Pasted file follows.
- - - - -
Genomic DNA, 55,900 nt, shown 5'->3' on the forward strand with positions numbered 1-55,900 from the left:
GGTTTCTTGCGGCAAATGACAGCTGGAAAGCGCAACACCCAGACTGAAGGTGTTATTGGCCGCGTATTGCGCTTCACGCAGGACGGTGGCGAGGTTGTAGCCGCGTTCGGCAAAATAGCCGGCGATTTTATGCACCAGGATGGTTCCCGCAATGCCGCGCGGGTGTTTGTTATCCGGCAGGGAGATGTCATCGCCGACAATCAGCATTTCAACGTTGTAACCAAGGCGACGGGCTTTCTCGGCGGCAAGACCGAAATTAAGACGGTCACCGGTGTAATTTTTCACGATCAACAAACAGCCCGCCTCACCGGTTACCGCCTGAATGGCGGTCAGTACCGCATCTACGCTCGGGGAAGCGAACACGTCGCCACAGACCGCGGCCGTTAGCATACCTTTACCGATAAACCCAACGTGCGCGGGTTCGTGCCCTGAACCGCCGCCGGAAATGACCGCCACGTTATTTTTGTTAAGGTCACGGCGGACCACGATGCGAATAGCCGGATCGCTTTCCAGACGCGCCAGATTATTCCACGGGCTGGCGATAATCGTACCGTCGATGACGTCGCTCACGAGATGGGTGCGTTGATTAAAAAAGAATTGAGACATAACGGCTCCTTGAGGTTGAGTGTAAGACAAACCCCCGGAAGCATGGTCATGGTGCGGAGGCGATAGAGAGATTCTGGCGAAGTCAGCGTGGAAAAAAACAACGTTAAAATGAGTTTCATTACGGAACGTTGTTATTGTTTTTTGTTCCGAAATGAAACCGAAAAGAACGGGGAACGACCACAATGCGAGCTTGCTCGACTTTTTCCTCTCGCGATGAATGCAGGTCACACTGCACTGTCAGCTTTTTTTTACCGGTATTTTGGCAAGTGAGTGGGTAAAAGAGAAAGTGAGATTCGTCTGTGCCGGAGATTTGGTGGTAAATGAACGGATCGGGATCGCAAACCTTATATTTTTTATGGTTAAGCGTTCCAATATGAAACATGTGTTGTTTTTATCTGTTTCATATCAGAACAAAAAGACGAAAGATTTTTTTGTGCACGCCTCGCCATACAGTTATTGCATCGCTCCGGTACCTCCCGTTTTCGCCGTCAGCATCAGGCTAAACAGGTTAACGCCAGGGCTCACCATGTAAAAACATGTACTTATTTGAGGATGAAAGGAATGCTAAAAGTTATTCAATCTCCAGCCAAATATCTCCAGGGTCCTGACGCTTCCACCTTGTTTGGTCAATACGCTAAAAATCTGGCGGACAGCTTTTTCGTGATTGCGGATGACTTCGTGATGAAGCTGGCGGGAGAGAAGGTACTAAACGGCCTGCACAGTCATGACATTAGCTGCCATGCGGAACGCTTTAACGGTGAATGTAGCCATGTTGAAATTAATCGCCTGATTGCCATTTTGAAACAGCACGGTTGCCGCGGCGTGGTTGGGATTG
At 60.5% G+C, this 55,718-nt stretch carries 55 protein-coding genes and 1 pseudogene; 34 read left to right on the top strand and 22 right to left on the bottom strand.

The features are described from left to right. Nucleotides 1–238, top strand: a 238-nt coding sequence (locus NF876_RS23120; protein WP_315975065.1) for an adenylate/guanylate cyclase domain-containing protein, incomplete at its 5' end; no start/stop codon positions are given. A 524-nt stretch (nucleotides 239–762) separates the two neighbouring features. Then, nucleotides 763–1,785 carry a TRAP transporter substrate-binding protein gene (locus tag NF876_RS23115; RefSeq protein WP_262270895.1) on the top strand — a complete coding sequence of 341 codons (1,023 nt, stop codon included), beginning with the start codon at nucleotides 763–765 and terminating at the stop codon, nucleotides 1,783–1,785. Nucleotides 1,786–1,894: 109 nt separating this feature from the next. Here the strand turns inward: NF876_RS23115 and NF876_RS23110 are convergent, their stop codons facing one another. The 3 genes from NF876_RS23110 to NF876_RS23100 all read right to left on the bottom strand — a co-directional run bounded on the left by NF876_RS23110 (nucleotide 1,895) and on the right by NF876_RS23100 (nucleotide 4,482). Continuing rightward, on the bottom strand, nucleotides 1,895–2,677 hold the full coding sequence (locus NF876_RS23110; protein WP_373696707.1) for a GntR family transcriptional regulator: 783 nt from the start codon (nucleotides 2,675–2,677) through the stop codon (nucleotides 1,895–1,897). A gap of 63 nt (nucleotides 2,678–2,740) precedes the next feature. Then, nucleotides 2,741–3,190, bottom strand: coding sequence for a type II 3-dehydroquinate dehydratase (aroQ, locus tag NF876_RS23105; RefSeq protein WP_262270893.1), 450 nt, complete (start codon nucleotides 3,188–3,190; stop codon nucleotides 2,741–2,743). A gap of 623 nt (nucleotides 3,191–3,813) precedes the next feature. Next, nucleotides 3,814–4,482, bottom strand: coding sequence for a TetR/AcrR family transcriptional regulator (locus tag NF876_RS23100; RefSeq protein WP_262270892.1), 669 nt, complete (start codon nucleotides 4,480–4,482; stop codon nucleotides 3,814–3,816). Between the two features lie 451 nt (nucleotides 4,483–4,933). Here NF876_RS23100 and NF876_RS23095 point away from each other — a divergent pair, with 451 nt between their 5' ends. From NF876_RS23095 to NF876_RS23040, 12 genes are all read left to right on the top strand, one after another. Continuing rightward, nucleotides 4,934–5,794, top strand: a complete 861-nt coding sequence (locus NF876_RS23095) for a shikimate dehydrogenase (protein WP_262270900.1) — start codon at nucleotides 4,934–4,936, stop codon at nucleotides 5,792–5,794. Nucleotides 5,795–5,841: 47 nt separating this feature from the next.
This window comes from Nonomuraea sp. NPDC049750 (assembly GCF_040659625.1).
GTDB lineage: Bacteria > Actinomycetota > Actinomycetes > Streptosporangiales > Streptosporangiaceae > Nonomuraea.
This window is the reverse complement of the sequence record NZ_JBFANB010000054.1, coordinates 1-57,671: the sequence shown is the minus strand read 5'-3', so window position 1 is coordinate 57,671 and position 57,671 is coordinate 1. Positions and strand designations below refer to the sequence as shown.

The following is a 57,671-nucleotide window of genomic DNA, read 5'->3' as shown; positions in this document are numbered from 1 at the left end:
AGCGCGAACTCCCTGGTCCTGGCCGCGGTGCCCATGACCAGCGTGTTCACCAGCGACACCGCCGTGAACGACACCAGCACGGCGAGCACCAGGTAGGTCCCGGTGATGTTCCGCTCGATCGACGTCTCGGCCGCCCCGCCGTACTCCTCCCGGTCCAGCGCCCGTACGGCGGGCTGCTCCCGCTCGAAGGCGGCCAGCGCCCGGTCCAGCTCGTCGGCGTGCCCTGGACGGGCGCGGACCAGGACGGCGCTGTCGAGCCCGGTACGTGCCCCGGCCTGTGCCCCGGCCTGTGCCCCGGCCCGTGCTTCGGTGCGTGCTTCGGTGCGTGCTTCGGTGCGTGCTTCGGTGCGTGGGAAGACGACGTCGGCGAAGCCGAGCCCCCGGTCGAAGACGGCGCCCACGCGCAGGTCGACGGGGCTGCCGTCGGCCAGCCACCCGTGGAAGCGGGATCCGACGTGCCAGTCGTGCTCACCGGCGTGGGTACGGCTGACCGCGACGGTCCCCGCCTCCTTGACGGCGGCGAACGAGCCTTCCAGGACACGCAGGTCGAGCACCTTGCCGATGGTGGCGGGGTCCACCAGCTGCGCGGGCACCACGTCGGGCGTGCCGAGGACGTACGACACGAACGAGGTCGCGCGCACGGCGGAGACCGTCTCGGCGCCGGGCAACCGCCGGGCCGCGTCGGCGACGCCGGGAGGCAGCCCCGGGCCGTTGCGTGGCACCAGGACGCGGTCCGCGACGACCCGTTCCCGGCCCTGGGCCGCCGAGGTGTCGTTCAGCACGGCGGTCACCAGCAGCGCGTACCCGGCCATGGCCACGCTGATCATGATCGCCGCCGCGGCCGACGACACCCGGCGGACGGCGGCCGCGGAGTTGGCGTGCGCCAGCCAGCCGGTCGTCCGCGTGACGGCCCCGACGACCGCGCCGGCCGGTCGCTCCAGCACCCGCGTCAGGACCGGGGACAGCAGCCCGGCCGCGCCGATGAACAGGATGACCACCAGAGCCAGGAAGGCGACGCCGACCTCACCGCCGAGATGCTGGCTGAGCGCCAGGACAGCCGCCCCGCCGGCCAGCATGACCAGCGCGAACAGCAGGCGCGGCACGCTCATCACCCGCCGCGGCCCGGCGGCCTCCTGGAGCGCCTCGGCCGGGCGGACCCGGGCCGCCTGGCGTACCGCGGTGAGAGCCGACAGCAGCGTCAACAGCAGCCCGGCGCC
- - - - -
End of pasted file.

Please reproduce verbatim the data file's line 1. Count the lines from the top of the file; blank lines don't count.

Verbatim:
Genomic DNA, 55,900 nt, shown 5'->3' on the forward strand with positions numbered 1-55,900 from the left: